There's always a "new and revolutiontionary produce" that will (a) restore compression to a worn out engine, (b) melt hundreds of pounds of fat without effort, (d) rejuvinate rusted out pipes. Who needs a mechanic, a diet, or a plumber! We Americans are brainwashed to think everything should be quick and easy and can be found in a package or can. Please don't be suckered into this scam. Replacing some fittings might marginally improve the situtation briefly, but face the facts. You will have to repipe the entire house sooner or later, and more likely sooner that later.

    Galvanized pipes at one time were the only thing available. True, in time they would corrode and cut water flow, but it's all we had. Today, no one would even consider galvanized pipes for at least a couple of reasons. First, it would be far more expensive to pay the labor for all of the cutting and threading. Everytime I use black iron pipe for natural gas, I am reminded of this. Second, it would be just plain stupid to install pipes that will corrode shut in time.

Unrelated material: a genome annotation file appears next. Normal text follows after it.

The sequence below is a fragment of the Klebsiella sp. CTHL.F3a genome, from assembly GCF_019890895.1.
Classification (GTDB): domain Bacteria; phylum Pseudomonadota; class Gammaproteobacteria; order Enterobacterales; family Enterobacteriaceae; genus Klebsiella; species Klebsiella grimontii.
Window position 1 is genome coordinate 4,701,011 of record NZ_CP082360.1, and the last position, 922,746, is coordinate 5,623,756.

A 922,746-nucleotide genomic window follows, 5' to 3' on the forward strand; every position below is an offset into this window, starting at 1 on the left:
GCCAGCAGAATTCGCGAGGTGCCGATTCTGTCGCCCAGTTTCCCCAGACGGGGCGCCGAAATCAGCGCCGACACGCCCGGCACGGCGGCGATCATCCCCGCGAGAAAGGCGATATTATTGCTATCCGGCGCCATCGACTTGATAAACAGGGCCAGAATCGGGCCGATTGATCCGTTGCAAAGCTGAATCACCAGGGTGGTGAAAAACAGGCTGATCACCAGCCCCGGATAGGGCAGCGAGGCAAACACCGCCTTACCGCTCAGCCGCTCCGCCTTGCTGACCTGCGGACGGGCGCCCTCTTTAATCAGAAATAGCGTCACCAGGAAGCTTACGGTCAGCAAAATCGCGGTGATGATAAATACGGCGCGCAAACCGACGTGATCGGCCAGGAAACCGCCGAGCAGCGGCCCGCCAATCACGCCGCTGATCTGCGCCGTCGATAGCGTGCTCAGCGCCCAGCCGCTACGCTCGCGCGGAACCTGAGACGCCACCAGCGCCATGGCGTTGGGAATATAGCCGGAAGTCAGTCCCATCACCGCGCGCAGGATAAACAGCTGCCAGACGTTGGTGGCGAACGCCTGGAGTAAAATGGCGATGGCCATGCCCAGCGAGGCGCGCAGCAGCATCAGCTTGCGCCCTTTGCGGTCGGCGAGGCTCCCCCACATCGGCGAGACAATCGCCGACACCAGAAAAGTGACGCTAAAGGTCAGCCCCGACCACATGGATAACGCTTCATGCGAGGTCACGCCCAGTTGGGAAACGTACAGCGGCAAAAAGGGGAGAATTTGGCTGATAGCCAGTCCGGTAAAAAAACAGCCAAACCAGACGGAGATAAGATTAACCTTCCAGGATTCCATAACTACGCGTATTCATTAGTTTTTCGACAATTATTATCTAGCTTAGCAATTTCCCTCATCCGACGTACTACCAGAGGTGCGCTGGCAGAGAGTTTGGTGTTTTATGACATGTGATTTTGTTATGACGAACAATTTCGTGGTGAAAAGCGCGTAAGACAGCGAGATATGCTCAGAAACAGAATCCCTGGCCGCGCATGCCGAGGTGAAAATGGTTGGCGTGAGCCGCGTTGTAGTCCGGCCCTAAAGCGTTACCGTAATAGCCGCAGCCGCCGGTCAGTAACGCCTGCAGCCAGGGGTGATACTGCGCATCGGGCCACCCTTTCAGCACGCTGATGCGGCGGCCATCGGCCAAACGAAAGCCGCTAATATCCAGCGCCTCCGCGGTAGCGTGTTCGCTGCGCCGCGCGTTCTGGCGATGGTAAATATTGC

8. jimbo

    jimbo Plumber

    San Diego
    The system you may refer to is the Ace Duraflow. They sandblast the insides of the pipe, then flow in the epoxy.

    Was your house bulit in 1870? In these parts, they stopped using galv. in 1950. All copper after that.
  9. shacko

    shacko Master Plumber-Gas Fitter

    Rosedale, Md
    Galve. pipe

    Sounds bogus to me, you are going to spend $2300 to repair pipe that you will be tearing out in a short time? [You will be tearing it out!]. Bite the bullet now and replace. Use the $2300 for new pipe. Luck.
  10. Mikey

    Mikey Aspiring Old Fart, EE, computer & networking geek

    Central Florida
    Urban myth dept.

    Actually, you can make a silk purse out of a sow's ear:
  11. sjsmithjr

    sjsmithjr Geologist

    Knoxville, Tennessee
    Galvanized Pipes after 1950?

    A little off toppic, but sometime during the mid 60s (1966?) there was a shortage of copper pipe in the U.S. A lot of homes got built with galvanized instead of copper, and around the same time the plastic DWV industry was born.

    Also, some "old timers", much as it is today, probably never made the switch to copper and stuck with what they knew.